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brittle

[brit-l] /ˈbrɪt l/
adjective, brittler, brittlest.
1.
having hardness and rigidity but little tensile strength; breaking readily with a comparatively smooth fracture, as glass.
2.
easily damaged or destroyed; fragile; frail:
a brittle marriage.
3.
lacking warmth, sensitivity, or compassion; aloof; self-centered:
a self-possessed, cool, and rather brittle person.
4.
having a sharp, tense quality:
a brittle tone of voice.
5.
unstable or impermanent; evanescent.
noun
6.
a confection of melted sugar, usually with nuts, brittle when cooled:
peanut brittle.
verb (used without object), brittled, brittling.
7.
to be or become brittle; crumble.
Origin
1350-1400
1350-1400; Middle English britel, equivalent to brit- (akin to Old English brysten fragment) + -el adj. suffix
Related forms
brittleness, noun
unbrittle, adjective
unbrittleness, noun
Can be confused
brittle, fragile, frail (see synonym study at frail)
Synonyms
1. fragile. See frail1 .
Dictionary.com Unabridged
Based on the Random House Dictionary, © Random House, Inc. 2014.
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Examples from the web for brittleness
  • To overcome this brittleness they are frequently deposited as thin films on other, more flexible, materials.
  • Inspect hoses for cracking, brittleness and leaks, and make sure there are no sharp bends in the tubing.
  • Porosity can vary within parts as well, leading to concerns about fatigue or brittleness.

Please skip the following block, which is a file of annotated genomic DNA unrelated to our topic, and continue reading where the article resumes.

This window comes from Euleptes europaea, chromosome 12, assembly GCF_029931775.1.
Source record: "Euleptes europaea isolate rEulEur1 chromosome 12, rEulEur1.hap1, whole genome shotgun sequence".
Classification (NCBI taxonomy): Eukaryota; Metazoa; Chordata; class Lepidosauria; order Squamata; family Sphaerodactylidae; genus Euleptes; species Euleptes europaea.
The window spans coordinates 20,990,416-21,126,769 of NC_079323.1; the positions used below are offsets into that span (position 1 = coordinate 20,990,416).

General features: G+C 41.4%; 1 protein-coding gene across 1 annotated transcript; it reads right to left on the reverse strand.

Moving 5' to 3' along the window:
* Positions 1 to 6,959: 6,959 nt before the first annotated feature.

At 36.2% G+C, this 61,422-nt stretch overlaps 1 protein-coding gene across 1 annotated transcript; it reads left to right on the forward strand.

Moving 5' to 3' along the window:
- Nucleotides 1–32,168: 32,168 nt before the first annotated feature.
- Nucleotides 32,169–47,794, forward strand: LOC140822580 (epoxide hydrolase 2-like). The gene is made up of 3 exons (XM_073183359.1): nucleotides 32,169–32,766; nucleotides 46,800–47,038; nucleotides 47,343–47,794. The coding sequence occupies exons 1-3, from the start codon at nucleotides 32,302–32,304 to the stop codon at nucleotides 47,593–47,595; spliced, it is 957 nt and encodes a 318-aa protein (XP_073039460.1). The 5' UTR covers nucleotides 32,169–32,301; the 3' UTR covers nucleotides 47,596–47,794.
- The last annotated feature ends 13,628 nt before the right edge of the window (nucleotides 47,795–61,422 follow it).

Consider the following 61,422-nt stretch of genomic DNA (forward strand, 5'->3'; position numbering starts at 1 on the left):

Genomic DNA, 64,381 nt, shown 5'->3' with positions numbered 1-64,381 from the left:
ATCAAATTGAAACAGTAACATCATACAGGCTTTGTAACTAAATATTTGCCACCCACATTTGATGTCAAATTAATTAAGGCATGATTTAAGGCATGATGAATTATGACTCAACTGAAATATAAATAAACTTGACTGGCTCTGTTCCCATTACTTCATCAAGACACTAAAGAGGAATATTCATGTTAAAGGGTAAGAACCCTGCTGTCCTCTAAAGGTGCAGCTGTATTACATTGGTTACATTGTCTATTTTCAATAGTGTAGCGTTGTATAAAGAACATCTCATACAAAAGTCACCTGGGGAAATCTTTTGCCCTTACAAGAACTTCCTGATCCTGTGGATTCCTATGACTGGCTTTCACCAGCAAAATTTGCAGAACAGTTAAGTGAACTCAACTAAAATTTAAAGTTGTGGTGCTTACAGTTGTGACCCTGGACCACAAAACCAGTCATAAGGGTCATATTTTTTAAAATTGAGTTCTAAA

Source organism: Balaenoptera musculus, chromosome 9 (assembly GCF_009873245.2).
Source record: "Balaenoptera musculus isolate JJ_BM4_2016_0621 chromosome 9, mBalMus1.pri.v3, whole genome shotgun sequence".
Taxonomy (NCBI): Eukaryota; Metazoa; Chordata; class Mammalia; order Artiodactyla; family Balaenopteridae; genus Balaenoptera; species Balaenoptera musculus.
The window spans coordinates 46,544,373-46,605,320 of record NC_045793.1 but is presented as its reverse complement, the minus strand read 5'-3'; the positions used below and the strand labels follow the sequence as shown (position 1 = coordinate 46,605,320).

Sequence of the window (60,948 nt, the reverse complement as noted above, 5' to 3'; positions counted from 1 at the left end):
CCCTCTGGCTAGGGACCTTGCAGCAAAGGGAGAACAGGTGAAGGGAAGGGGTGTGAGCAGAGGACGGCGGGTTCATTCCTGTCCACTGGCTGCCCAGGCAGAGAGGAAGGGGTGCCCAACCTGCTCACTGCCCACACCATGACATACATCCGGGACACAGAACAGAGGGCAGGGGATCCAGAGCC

• The regime began to retreat, but its tossing of concessions and apologies only revealed its underlying brittleness.
  • Trickles of feeling seeped through the brittleness and appeared as expressions on her face.
  • Check grill hoses for cracks, brittleness and holes.
  • Visually inspect the hoses on a gas grill for cracking, brittleness, holes and leaks.
  • Because of zein's brittleness, plasticizers have to be added to zein for zein films to be flexible at room temperature.
  • Check the package for damage and check the condom for signs of aging such as brittleness, stickiness, and discoloration.
  • On the other hand, excessive heat and dryness will contribute to the paper's brittleness.
British Dictionary definitions for brittleness

brittleness

/ˈbrɪtəlnɪs/
noun
1.
the quality of being brittle
2.
(metallurgy) the tendency of a metal to break without being significantly distorted or exposed to a high level of stress Compare toughness (sense 2), softness (sense 2)

brittle

/ˈbrɪtəl/
adjective
1.
easily cracked, snapped, or broken; fragile
2.
curt or irritable: a brittle reply
3.
hard or sharp in quality
noun
4.
a crunchy sweet made with treacle and nuts: peanut brittle
Derived Forms
brittlely, brittly, adverb
Word Origin
C14: from Old English brytel (unattested); related to brytsen fragment, brēotan to break
Collins English Dictionary - Complete & Unabridged 2012 Digital Edition
© William Collins Sons & Co. Ltd. 1979, 1986 © HarperCollins
Publishers 1998, 2000, 2003, 2005, 2006, 2007, 2009, 2012
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Word Origin and History for brittleness

brittle

adj.

late 14c., britel, perhaps from an unrecorded Old English adjective *brytel, related to brytan "to crush, pound, to break to pieces," from Proto-Germanic stem *brutila- "brittle," from *breutan "to break up" (cf. Old Norse brjota "to break," Old High German brodi "fragile"), and related to bruise (v.). With -le, suffix forming adjectives with meaning "liable to."

Online Etymology Dictionary, © 2010 Douglas Harper
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brittleness in Science
brittle
  (brĭt'l)   
Having a tendency to break when subject to high stress. Brittle materials have undergone very little strain when they reach their elastic limit, and tend to break at that limit. Compare ductile.
The American Heritage® Science Dictionary
Copyright © 2002. Published by Houghton Mifflin. All rights reserved.
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